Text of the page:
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Friday, May 06, 2005

Will and Christians

George Will, a man who I admire greatly has written a column - “The Christian Complex” – that basically says: Christians are getting hysterical about nothing; chill out.

As proof, he cites the fact that:

  • George Bush said that non-believers can be good Americans.
  • That non-believers are so numerous they could make up the third largest state.
  • That the Terri Schiavo case was unpopular with the public.
  • That Pat Robertson has no objection to Rudy Giuliani as President.
  • That Mel Gibson’s “The Passion” is a very popular movie and the “Da Vinci Code” is a popular book (he must not have read it).
  • That the “Left Behind” series is very popular.
  • And that Presidents since Reagan end some of their speeches with “God bless America.”

Glenn Reynolds agrees with Will on this issue. As a libertarian, Reynolds has had his issues with Christian fundamentalists.

I repeat, I greatly admire Will and I rarely find myself in disagreement with him. Like Charles Krauthammer, Will thinks rationally and his conclusions are based on logic. But his “proofs” (read the whole thing) are not really germane. The logic of his thesis disappears when viewed from the perspective that asks the question: do Christians have nothing to fear? In fact, Will puts scare quotes around certain terms when he says: “There is much lamentation about various "assaults" on "people of faith."

What Will has managed to do is prove something that did not have to be proven: that there are a lot of Christians (“People of Faith”) in this country; and that there are a lot of people who are not. By showing that Christians are a majority, Will implies that they don’t need to fear persecution.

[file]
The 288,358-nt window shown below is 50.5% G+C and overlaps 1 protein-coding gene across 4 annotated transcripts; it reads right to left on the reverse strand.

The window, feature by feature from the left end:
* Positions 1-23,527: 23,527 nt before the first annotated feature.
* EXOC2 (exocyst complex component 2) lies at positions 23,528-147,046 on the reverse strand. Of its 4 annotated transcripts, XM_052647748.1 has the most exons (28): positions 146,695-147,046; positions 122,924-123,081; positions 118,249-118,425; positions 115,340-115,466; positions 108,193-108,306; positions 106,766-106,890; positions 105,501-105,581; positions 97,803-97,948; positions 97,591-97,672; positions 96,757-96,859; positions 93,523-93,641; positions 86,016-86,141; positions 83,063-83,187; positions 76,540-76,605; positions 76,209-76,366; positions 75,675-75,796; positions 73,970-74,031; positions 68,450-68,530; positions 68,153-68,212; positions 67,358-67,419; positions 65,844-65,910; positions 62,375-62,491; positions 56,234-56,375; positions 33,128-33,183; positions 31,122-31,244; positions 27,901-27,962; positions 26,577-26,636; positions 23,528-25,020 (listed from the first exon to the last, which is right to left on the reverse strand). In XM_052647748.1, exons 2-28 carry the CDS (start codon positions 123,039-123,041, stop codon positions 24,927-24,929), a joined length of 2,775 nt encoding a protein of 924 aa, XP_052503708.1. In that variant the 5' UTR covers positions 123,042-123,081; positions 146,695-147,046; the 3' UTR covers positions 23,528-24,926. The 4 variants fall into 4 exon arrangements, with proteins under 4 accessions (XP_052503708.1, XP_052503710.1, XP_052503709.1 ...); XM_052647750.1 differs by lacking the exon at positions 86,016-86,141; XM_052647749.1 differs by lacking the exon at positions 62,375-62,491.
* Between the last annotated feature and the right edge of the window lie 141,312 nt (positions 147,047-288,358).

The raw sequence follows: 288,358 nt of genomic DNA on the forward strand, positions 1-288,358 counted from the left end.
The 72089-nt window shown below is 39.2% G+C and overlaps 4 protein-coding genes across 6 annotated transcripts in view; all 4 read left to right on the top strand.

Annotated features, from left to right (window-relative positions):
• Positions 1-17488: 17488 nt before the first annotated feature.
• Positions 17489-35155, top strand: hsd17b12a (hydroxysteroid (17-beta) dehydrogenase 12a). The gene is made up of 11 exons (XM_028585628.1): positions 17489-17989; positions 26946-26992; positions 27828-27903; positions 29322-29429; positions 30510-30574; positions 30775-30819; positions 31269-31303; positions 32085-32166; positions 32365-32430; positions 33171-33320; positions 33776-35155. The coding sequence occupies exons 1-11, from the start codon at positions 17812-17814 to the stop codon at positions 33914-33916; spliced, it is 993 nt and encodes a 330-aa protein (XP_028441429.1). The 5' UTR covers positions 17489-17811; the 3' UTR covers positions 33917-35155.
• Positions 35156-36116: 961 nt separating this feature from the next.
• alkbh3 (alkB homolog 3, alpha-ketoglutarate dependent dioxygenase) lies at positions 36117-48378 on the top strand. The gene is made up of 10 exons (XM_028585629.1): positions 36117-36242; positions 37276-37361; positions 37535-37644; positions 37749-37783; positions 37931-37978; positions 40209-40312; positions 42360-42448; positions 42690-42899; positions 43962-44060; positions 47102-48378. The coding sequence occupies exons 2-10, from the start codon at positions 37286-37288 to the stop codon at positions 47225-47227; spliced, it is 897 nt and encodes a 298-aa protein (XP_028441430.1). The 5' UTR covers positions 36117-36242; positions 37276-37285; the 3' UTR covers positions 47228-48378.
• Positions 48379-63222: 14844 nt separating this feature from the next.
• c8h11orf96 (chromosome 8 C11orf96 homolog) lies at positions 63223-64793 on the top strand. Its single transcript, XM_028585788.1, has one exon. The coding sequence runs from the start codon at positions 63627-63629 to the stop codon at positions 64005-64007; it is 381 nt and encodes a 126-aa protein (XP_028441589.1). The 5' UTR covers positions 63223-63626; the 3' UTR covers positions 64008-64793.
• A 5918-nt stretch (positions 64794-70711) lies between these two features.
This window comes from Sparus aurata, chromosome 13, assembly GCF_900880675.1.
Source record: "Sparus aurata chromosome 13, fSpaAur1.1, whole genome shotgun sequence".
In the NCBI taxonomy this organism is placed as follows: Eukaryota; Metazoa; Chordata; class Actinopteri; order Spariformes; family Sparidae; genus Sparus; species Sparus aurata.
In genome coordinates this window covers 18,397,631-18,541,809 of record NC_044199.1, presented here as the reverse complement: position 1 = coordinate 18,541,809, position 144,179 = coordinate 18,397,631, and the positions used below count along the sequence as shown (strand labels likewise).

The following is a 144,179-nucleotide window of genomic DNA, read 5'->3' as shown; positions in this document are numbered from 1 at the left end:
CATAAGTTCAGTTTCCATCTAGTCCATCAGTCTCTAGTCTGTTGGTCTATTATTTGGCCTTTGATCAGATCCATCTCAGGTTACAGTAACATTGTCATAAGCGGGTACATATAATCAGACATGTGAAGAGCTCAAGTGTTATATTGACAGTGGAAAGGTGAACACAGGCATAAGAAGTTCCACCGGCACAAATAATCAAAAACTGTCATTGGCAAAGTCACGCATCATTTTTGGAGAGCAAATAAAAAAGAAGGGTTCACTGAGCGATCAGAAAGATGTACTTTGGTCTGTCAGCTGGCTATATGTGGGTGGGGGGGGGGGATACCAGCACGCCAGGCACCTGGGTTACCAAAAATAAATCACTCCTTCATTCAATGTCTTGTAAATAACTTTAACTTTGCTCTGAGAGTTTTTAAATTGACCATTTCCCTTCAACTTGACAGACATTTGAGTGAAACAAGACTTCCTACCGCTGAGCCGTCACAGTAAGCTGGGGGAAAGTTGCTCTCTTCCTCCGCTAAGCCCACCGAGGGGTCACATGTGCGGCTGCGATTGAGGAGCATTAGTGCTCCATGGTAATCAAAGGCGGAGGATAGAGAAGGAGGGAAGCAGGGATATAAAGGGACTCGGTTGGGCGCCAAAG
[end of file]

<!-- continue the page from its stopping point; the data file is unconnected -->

The only problem with his argument is that there is no historical evidence that majorities always rule a country and need not fear persecution by minorities. The Sunnis in Iraq are a minority, yet they ran the place under Saddam, oppressing the Shiite majority. Members of the Communist Party and members of the National Socialist Workers (NAZI) party were always minorities in Russia, Germany and China. Yet they ran their countries. The just completed elections in England demonstrate that members of Labor are a minority, yet they will govern for the next 5 years. Only in England, I do not expect Labor to persecute the Conservatives.

The nine members of the Supreme Court are an incredibly tiny minority, yet when it comes to a staggering number of issues in this country, they rule. Can my church put up a crèche on “public” land? A vast majority of people in this country would not object – have not objected for several hundred years – until the Supremes banished our little display of reverence under the guise of protecting American from my establishment of religion for the entire country; a proposition so bizarre it beggars parody.